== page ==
The term "cottonwood" refers to a number of closely related trees found in the United States. The name comes from the seeds that the trees release, which are encased with a white material that looks like tufts of cotton. Cottonwoods grow very tall very quickly when provided with the right conditions.
Propagation of the cottonwood can occur through planting seeds or rooting cuttings. Viable seeds come from the fertilization of a tree from a tree of the opposite sex. Cuttings can come either from young shoots or roots. You must root both seeds and cuttings indoors in cooler regions, attending to them until they are strong and large enough to plant outdoors.
The cottonwood is hardy to USDA Zone 2, which means it can survive in almost any climate in the United States. It needs full sun and well-drained loamy or sandy soil. The tree does best in soils with a pH between 4.5 and 8.0. To provide the tree with sufficient moisture, plant it in moist but not flooded soils.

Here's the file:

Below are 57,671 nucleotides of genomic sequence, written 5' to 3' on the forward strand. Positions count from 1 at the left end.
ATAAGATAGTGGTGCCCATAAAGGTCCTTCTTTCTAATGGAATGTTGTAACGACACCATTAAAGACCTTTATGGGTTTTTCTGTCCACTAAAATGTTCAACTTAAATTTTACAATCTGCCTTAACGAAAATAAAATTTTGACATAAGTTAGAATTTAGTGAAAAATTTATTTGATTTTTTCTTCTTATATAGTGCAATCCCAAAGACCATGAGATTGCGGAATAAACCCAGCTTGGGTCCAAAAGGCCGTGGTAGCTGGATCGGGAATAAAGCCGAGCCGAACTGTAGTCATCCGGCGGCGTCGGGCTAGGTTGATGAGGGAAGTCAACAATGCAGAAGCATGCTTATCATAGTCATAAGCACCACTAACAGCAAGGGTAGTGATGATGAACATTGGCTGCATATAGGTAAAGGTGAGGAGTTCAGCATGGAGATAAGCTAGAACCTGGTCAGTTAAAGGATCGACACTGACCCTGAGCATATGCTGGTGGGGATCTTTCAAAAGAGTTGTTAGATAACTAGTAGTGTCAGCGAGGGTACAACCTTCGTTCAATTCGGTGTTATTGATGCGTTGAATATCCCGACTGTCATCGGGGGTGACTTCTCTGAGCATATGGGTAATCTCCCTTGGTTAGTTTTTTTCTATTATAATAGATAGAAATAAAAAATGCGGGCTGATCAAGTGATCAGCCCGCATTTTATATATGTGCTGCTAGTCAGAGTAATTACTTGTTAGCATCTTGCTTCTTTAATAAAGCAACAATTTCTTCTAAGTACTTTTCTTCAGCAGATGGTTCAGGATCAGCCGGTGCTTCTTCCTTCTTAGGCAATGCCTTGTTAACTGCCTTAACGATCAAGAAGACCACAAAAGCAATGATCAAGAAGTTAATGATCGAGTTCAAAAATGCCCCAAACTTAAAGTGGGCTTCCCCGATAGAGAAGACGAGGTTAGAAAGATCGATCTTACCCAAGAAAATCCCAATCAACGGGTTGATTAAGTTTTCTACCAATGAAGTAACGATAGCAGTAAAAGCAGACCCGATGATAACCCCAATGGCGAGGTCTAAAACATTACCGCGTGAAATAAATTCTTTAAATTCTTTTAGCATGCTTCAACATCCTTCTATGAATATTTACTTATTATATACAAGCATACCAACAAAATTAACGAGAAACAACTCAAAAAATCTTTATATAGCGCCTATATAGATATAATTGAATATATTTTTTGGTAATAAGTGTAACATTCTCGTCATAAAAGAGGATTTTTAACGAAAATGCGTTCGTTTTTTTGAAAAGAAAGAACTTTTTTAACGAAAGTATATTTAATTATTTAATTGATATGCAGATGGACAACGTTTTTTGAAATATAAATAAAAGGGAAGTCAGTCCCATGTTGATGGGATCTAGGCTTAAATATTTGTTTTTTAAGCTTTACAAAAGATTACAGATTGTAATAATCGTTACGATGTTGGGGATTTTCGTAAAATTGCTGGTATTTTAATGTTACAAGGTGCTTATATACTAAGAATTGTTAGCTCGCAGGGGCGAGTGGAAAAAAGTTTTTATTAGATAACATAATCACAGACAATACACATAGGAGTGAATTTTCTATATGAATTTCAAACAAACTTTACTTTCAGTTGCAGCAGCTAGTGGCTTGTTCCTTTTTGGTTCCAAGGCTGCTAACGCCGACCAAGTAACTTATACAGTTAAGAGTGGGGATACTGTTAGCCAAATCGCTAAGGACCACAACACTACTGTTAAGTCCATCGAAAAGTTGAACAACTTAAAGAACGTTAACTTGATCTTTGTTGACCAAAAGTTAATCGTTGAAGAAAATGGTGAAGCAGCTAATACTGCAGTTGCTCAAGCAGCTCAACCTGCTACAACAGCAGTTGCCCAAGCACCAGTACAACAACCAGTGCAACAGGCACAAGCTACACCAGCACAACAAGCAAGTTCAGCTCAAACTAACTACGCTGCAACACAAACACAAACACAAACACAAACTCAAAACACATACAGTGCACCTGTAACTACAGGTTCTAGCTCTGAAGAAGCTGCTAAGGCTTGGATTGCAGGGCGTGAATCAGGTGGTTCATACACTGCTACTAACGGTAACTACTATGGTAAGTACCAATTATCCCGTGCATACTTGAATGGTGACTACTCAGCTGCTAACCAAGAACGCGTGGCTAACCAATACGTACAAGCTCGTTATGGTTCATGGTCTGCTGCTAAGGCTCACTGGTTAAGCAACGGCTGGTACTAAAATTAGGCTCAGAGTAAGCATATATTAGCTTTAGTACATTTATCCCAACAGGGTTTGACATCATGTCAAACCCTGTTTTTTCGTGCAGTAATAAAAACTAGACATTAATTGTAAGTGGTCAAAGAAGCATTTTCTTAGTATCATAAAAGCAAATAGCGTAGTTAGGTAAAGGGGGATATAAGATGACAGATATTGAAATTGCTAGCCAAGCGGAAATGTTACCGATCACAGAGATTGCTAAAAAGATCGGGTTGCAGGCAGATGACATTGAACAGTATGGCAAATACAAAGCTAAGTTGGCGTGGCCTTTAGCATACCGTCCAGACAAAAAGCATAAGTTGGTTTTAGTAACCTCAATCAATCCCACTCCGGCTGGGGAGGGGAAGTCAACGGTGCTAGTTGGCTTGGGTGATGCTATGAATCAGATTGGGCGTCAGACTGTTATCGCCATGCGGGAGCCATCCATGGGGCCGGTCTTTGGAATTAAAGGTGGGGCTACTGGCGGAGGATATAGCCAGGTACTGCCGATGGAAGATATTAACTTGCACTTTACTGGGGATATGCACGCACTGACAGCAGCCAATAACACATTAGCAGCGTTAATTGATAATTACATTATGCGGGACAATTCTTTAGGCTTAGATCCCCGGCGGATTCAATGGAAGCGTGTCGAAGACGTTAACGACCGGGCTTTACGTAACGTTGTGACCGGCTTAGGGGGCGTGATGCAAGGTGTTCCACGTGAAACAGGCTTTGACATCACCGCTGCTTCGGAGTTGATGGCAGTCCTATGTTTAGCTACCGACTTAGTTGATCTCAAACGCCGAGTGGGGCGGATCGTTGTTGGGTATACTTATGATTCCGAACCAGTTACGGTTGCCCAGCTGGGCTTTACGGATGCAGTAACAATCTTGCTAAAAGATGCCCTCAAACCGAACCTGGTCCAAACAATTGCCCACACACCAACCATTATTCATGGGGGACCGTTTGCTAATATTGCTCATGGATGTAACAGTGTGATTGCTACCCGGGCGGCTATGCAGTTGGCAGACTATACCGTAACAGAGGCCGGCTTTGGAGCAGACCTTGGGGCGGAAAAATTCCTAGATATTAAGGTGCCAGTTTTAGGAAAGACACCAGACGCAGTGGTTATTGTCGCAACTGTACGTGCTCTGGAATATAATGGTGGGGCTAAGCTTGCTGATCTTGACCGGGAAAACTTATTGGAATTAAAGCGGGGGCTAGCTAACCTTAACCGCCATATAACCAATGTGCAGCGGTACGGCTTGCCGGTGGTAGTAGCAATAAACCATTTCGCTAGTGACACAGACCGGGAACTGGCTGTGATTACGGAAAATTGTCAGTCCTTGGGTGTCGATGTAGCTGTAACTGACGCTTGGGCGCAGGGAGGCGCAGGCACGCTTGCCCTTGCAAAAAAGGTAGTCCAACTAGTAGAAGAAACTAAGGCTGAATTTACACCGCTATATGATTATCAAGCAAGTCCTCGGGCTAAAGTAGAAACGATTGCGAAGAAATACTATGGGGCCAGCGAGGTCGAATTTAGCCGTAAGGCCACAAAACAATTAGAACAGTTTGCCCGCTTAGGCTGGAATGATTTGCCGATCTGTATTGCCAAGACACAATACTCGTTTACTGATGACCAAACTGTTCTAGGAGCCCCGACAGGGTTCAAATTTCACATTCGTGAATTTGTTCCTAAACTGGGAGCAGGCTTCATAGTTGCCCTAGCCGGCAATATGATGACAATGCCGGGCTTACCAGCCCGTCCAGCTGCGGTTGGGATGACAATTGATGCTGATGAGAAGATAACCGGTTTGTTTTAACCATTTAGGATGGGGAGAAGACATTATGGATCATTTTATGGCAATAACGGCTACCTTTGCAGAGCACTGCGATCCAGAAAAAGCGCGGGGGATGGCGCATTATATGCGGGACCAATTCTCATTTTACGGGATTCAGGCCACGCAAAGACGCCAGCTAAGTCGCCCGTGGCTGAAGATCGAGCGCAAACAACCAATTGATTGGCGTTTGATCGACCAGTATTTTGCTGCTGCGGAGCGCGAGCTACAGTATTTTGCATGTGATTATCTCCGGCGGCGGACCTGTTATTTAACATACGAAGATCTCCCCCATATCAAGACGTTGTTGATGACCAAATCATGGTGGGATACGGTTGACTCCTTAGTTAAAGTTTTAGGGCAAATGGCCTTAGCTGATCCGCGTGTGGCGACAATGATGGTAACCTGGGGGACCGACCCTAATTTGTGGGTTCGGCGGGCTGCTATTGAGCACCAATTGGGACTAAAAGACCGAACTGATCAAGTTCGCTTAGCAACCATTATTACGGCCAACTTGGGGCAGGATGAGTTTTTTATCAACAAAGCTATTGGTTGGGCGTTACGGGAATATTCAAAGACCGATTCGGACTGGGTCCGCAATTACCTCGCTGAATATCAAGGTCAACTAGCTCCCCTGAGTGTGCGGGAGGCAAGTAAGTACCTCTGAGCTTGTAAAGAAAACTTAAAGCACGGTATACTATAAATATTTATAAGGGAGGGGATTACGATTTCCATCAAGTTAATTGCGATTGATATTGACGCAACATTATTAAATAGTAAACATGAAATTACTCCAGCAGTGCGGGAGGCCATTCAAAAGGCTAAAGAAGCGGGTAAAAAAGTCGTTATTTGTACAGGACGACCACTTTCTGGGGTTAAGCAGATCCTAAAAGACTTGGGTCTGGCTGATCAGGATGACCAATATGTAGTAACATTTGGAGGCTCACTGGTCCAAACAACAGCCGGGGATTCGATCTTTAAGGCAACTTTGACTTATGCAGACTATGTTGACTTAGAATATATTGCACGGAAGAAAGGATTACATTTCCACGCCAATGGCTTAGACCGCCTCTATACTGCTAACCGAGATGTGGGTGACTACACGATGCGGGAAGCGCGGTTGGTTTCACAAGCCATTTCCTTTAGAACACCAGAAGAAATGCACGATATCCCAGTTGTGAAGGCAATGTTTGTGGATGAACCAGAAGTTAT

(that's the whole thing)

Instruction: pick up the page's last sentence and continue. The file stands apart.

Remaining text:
Planting in the early spring right after the danger of frost passes provides the best opportunity for the cottonwood to take root. Cultivate the soil before planting, clearing it of competing plants and weeds. Dig a hole and plant the tree so that the top of the root ball is even with soil level.
Caring for the cottonwood once planted takes little time. The tree requires sufficient water, especially before it establishes itself in the soil. Keep the soil around the tree moist, but not soaked. Cottonwoods need no fertilization to thrive. The excess nutrients only encourage sucker growth, which is more susceptible to disease.